Sunday, September 27, 2015

more about Morehead, a multi-faceted community!

post #250
       Another annual special event in this northeast corner of Kentucky is the Cave Run Storytelling Festival, which always takes place the last weekend in September in two big tents on the shores of Cave Run Lake. This year's 17th annual festival is again under the auspices of the Morehead Tourism Commission.
       I was there to help yesterday with the food booth sponsored by the Morehead Chapter of KFTC (Kentuckians for the Commonwealth) but I made a few photos when I could. We had periods of rain, which our area needs badly, but after so many dry weeks, it was hard not to wonder why we didn't have just two more nice days of sun. 
        First to be shown: the two big tents and the lake during a presentation by one of the 8 fantastic national storytellers there for the weekend. (That said because the whole crowd is inside the tent!)  On Thursdays and Fridays, both tents are in use, with school groups coming from all around to enjoy hearing good stories really well told.

Leatherwood Tent, used all three days

overlooking Cave Run Lake
listening in comfort -- when it wasn't raining

Can you find the storyteller on the front stage??
listening, I believe, to Donald Davis!!  Is that right, Mary Jane??

      For the next "chapter" of this blog, I decided to show the action during the prep time for the KFTC booth.  Lisa had some help from their 5 month old son, and I thought they were both amazing. The homemade pies were ultimately priced at $3 a slice, because they were definitely gourmet.  Thanks, Joy!  The cushaw squash pie was even made with a homegrown cushaw.  I don't know yet how much we raised in support of KFTC, but it all helps in building an even better Kentucky.

      I will end today with two versions of the same photo that I took in our yard, of the trusty green well pump.  It gets used occasionally, but luckily we don't have to rely on it.  I was experimenting with how to see it, and I will continue to experiment. It seems to be the only way I ever learn anything. Any comments about seeing something in new ways are always welcome.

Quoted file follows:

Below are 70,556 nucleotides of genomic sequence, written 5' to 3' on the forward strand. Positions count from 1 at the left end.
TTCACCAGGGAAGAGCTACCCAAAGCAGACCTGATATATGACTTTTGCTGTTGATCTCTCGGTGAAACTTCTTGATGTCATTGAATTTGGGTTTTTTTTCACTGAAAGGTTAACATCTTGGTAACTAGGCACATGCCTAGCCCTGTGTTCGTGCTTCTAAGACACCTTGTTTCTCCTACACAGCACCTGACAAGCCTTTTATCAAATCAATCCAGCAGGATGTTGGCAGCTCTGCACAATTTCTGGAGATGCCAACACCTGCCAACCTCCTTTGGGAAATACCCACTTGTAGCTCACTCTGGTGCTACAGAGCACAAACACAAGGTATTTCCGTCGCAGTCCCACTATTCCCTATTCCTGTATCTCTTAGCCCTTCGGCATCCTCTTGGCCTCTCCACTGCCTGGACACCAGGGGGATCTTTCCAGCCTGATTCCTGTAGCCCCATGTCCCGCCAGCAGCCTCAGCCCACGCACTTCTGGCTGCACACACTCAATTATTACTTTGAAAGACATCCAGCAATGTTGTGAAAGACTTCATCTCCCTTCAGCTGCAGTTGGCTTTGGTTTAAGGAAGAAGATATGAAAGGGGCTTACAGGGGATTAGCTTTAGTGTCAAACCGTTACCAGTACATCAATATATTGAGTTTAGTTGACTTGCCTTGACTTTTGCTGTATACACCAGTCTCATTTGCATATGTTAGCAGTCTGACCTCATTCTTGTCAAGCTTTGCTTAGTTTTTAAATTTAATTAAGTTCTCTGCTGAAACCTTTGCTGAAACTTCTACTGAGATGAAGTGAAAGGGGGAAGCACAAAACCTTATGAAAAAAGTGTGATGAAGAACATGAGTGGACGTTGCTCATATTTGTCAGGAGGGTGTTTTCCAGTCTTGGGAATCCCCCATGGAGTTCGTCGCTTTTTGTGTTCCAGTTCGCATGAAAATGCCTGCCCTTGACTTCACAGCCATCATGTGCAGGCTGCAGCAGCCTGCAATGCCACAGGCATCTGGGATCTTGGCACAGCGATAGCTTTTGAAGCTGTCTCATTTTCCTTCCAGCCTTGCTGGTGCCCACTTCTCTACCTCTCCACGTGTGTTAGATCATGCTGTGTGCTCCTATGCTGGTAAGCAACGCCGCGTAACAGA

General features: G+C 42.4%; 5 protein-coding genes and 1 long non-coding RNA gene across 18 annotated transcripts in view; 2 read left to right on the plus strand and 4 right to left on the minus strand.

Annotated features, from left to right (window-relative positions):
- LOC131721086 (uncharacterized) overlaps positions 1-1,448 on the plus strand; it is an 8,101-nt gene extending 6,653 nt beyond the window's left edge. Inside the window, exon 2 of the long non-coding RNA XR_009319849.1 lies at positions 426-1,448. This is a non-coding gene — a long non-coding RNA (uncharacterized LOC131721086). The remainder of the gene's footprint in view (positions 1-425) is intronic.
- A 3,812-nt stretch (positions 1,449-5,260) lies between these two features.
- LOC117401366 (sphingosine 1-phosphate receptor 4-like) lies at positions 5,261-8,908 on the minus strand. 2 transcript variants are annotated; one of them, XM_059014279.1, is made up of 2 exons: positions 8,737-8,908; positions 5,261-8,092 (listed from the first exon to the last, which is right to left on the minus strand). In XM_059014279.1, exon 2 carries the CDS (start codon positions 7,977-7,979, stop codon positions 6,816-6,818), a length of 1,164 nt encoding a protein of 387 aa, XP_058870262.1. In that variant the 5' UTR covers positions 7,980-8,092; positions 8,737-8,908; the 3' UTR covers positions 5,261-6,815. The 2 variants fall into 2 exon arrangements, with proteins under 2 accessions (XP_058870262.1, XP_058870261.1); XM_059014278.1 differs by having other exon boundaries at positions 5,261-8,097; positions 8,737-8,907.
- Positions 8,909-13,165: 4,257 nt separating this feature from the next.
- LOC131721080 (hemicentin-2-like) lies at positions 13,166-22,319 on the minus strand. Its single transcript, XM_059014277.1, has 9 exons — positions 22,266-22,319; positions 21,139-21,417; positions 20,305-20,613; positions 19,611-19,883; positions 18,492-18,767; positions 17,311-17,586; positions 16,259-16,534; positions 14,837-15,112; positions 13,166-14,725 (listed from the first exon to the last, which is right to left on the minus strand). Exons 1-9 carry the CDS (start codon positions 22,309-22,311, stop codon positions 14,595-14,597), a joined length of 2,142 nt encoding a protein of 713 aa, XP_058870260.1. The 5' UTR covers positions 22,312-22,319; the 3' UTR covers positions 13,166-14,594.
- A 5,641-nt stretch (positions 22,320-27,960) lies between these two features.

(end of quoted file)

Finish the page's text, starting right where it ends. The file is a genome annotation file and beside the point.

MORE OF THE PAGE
Now I have to finish this post for today because this afternoon the Cave Run Symphony Orchestra is giving one of its four performances of the year, at the Morehead Conference Center at 3 pm, and I want to be there.  Community members, a guest conductor and two days of rehearsals can provide a very rich sound and I say bravo to all!
        I guess this whole post is a shameless effort to continue to show the diversity and community involvement in Morehead and the area after the recent harsh spotlight on the community in the national and even the international press. Progress is a lurch here, a lurch there, and it requires people talking with each other and believing in possiblities. 
        Thanks as always for visiting here.  Ann

Sunday, September 20, 2015

guest photos by Rachel Carpenter: a Monarch Butterfly emerges

post #249
          A brief break from farm animals, equality in the USA, and hay bales to check on something fascinating that happens annually to keep our world working for all of us. My friend Rachel, who lives in central Indiana, hatches out Monarch Butterflies every year; I have had her photos on this blog before.  
          This year she spend ten minutes watching a Monarch pupate into a butterfly, and she sent me 9 photos she made during that time.  I am sure such photos are available somewhere on the web, but I prefer these, which provide a personal connection to an ordinary miracle, if there can be such a thing.     
          Rachel wrote: "There are a ton of monarchs around here this year, and I have raised quite a few.  I got some pictures of one "pupating" that I thought you might like."  She also recommends "a neat website about Monarch migration:".

       I decided to embed the 9 photos via one of my Zenfolio Galleries, in hopes of keeping the photos as sharp as possible -- as well as to cut down on my (growing) frustration to get it all to look as good as possible.  I hope this system works out for every visitor to this site - thank you for giving it a try.  Click on the far right box-with-arrow to get the slide show, and then at the end click ESCape to get things back to regular size.
       And thanks, Rachel, for the Monarch support work you do!

a monarch butterfly pupating:

Sunday, September 13, 2015

4H, Elliott County, part 2

post #248
     I have realized that one reason for sharing these photos of the September 3rd 4H show is totally to give another view of the eastern Kentucky that is currently under national media scrutiny. Any place will show its imperfections under these conditions. Yet I have long been an advocate for using our brains to think in terms of possibilities.  None of us understands everything, and being open to each other is more important than slamming doors. Human beings are not all going to think alike, which brings a richness to our culture and to our country. I can celebrate the efforts of these 4H kids and their families even if we might not always see eye to eye on everything. I have appreciated the many conversations I seem to be having recently about what equality means to me and at the same time listening to how others see things. I am grateful for all this communicating with folks near and far!  HOWEVER, I think we ALL agree that this media stuff needs to end sooner rather than later. Enough!